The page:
4. Our students’ participation in, and appreciation of, the creative process as an important aspect of what it means to be human. We widely recognize creativity as a central component in the arts, and have long valued the expressive talents of our students. Creativity is also a cognitive process that underlies the work of our students across many fields and endeavors. Creativity implies the capacity to generate new ideas, approaches, or hypotheses, the skills involved in planning, and the determination and resources needed to bring an idea to life: in the concert hall and the classroom, on stage, the athletic fields, and in the laboratory, in the community and with the community.
  5. The ability to communicate articulately, persuasively, dispassionately, and, when required, passionately, in written as well as oral modes, by listening as well as talking, with both specialized and lay audiences. As the world is increasingly drawn together, we understand that our students will need to develop the skills and cultural competencies needed to interact effectively in languages other than English and through a variety of means, including visual, quantitative, and digital.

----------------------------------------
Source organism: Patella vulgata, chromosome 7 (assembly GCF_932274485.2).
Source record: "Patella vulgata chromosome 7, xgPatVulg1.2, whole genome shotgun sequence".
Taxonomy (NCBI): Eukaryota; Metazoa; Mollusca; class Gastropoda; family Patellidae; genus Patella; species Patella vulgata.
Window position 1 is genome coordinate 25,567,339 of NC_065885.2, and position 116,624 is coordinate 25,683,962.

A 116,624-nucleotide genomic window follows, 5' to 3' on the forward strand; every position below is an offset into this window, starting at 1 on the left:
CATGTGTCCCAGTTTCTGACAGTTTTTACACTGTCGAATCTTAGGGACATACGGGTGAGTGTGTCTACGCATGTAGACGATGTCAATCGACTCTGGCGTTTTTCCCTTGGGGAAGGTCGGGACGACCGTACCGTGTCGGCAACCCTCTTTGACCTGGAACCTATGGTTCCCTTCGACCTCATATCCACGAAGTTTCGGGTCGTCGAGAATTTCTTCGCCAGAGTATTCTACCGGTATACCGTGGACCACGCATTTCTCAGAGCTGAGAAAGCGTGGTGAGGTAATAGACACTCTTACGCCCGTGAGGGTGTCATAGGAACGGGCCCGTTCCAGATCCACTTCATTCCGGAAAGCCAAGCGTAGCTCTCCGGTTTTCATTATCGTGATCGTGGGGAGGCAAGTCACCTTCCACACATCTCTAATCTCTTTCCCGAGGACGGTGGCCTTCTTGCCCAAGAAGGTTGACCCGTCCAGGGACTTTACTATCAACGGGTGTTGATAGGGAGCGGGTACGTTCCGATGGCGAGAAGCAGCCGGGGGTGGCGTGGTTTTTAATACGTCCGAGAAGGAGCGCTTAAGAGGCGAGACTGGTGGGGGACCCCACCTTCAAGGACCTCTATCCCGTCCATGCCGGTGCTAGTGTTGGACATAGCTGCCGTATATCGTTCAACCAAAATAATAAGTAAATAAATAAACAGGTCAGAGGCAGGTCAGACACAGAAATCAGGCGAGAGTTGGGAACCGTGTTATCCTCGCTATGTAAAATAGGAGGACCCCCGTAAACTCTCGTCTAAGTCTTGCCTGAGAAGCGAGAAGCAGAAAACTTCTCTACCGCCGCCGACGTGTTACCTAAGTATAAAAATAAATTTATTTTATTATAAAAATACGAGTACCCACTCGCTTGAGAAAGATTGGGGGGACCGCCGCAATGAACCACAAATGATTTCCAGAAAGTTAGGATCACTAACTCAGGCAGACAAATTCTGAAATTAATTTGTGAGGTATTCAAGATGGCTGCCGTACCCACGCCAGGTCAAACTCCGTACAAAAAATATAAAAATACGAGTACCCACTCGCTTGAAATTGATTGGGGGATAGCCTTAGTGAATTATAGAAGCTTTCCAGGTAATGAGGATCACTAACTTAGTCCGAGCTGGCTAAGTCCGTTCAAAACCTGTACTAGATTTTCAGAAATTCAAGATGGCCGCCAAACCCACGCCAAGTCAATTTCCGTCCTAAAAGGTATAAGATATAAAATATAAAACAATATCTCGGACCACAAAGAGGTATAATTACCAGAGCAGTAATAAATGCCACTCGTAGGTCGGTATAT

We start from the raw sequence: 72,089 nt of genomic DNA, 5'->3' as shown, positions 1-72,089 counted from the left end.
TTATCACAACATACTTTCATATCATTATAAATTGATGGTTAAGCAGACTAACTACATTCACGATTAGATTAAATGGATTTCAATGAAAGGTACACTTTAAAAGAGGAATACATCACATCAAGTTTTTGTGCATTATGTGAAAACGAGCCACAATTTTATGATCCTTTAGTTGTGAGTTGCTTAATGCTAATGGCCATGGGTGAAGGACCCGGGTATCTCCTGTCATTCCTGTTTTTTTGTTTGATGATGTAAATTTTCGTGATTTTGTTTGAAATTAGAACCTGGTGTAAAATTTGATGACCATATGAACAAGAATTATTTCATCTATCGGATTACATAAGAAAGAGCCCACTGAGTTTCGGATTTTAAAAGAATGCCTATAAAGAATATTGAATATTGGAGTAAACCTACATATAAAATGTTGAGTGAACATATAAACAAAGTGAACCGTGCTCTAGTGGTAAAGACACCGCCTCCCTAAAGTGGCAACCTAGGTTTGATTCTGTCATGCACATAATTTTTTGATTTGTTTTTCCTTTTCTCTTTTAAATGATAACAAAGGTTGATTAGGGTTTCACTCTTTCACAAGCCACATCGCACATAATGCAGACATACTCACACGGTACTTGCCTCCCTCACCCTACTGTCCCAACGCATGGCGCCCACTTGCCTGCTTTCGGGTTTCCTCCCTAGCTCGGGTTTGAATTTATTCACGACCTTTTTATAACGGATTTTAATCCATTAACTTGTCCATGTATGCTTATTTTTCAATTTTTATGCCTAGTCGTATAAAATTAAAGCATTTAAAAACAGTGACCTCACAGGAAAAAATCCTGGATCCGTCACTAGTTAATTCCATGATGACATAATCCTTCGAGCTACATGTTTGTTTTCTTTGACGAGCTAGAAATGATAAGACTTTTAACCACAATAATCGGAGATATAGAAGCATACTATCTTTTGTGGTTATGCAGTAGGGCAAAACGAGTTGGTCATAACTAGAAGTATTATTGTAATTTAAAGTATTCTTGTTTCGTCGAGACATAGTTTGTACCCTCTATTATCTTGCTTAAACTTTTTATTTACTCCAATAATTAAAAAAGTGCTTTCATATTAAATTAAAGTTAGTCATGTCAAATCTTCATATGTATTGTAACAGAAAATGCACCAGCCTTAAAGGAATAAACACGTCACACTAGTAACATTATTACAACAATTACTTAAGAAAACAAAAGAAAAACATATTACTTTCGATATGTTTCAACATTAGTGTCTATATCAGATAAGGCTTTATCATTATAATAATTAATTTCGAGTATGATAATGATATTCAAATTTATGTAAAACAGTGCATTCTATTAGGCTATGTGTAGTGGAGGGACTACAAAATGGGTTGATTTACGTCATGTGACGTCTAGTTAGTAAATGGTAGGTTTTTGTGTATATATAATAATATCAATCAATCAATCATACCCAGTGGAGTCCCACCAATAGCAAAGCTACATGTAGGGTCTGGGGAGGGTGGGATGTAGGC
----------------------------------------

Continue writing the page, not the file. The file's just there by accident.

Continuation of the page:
6. The ability of our students to develop a critical understanding of the historical and cultural factors that underlie difference and inequality in U.S. and global societies. It is our responsibility not only to bring together a diverse community of students, but also to place our students in the epistemological, curricular, and pedagogical frameworks where they can learn to interact across the differences they encounter. Truly engaged learning requires the presence of diverse learning communities and the reduction of barriers to inclusion at every level.
  7. The ability to engage effectively with others as they work to understand and address complex problems from a variety of perspectives. Developing the practice of successful collaboration also entails a high degree of self-awareness and an understanding of the relationship between individual initiative and the potential of working with others.  Collaborative efforts should increase one’s openness to working not just across disciplinary approaches, but also alongside those with whom one may disagree.